Monday, February 20, 2017

A MISBEGOTTEN MOON SHINES ON PLAYHOUSE ON PARK



CONAN MCCARTHY AS MR. HOGAN AND ELISE HUDSON AS DAUGHTER JOSIE
PHOTO BY MEREDITH ATKINSON
With the rich and creamy taste of milk chocolate caramels and the fragrant whiff of pick roses still perfuming the air from Valentine's Day, it is appropriate to savor the hints of romance that tinge the atmosphere in Eugene O'Neill's "A Moon for the Misbegotten."  West Hartford's Playhouse on Park will be scrapping away the dirt covered rocks at the Hogan's Connecticut farm to reveal layers of dreams and despair, hopes and unhappiness, promise and pain until Sunday, March 5.

This is theater at its best, moving and emotional, touching and tender, heartbreaking and redemptive.  Elise Hudson is wonderful as the strong, unvarnished Josie who, despite her hard scrabble life, still believes in fairy tale endings.  She stands up to and battles her old goat of a father, brought to stinging  life by Conan McCarthy.  He has already chased away his two older sons and now Josie has aided son Mike (Michael Hinton) to flee to find a better life.

The two are schemers and as tenant farmers have little to hang on to except the promise of their current landlord James Tyrone Jr. that he will eventually sell them their tiny square of land, once his inheritance from his newly deceased father is settled.  They cling to this hope of possessing their own land and are dismayed when word reaches them that their contentious and wealthy neighbor T. Stedman Harder (Thomas Royce Daniels) has made a higher offer.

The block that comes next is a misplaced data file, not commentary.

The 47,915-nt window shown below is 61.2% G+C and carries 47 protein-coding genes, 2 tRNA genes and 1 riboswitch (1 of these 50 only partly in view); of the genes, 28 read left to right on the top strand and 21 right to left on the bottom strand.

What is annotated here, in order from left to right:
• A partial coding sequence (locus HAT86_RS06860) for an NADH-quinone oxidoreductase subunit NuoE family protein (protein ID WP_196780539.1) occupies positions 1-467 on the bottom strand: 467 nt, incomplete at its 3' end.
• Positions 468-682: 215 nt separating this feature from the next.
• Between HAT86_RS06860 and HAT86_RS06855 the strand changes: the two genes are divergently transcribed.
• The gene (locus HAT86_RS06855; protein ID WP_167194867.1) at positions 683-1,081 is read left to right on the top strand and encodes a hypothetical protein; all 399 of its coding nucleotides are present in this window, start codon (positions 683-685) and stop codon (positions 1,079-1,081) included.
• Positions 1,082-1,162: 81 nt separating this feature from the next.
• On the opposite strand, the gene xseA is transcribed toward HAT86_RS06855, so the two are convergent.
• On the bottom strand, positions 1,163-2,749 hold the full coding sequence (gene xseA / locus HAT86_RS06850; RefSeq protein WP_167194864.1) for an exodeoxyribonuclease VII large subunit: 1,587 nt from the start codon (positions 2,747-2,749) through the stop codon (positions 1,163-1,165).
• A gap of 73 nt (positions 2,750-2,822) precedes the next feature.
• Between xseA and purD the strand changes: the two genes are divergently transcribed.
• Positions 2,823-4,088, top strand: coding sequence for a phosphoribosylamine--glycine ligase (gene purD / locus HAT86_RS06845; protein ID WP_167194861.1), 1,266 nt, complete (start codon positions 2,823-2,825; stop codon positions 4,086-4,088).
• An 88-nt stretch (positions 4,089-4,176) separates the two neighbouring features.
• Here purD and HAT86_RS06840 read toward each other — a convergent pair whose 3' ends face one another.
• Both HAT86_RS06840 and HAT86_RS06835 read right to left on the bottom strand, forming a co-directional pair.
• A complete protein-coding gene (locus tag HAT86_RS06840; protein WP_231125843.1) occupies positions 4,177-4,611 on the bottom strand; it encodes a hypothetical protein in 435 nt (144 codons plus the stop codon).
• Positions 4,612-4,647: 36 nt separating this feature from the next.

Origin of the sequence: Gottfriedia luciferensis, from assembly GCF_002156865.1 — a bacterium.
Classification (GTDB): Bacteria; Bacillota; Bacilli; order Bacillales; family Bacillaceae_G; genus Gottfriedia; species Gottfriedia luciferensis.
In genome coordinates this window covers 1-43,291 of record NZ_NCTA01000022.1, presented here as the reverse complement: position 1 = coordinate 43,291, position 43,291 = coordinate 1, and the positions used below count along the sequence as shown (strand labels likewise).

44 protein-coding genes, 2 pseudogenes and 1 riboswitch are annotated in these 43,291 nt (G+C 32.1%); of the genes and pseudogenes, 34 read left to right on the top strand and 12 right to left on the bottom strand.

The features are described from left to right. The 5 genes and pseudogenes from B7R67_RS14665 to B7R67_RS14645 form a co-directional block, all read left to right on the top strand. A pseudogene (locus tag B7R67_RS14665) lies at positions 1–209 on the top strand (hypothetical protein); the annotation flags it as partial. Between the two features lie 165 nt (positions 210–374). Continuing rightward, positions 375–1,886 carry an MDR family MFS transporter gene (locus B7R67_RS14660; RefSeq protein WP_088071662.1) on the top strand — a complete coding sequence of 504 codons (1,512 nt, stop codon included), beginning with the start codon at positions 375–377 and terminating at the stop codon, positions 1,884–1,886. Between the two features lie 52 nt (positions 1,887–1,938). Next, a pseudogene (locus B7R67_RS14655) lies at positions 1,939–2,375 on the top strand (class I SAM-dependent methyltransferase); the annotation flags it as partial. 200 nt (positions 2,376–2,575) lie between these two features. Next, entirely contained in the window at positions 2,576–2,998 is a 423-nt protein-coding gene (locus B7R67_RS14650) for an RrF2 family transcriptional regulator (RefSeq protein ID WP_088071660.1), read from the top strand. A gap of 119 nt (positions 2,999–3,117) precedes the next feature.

Set at their dilapidated farm house in 1923, beautifully detailed by Emily Nichols,  Josie and her conniving dad look to James Tyrone, an actor who likes his liquor too well, as the solution to all their problems. Anthony Marble's James professes to be in love with Josie but he is besieged by demons that won't free their grasp.  He is tenderly conflicted as he tries to be the man he wants to be and give Josie love.


 To secure their future, a plot is hatched for Josie to seduce James and have her pa catch them, forcing him to do the honorable deed and marry her.  There is a nobility of spirit as the "misbegotten" lovers are seduced by the moonlight, as tenderly directed by Joseph Discher.

For tickets ($30-35-40, seniors and students $25), call Playhouse on Park, 244 Park Road, West Hartford at 860-523-5900, ext. 10, or online at www.PlayhouseOnPark.org.  Performances are Wednesday and Thursday at 7:30 p.m., Friday and Saturday at  8 p.m. and Sunday at 2 p.m. Watch for a series of Comedy Nights coming March 18, April 15 and June 3, all $15, 8 p.m. A special play reading will take place on Tuesday, February 28 at 7:30 p.m. of “The Telling and Re-Telling of Lucy and Owen, $5.

Come be beguiled with a glass of whiskey and a slice of moonlight as Eugene O'Neill weaves a heartbreaking tale of possibilities and  promise.


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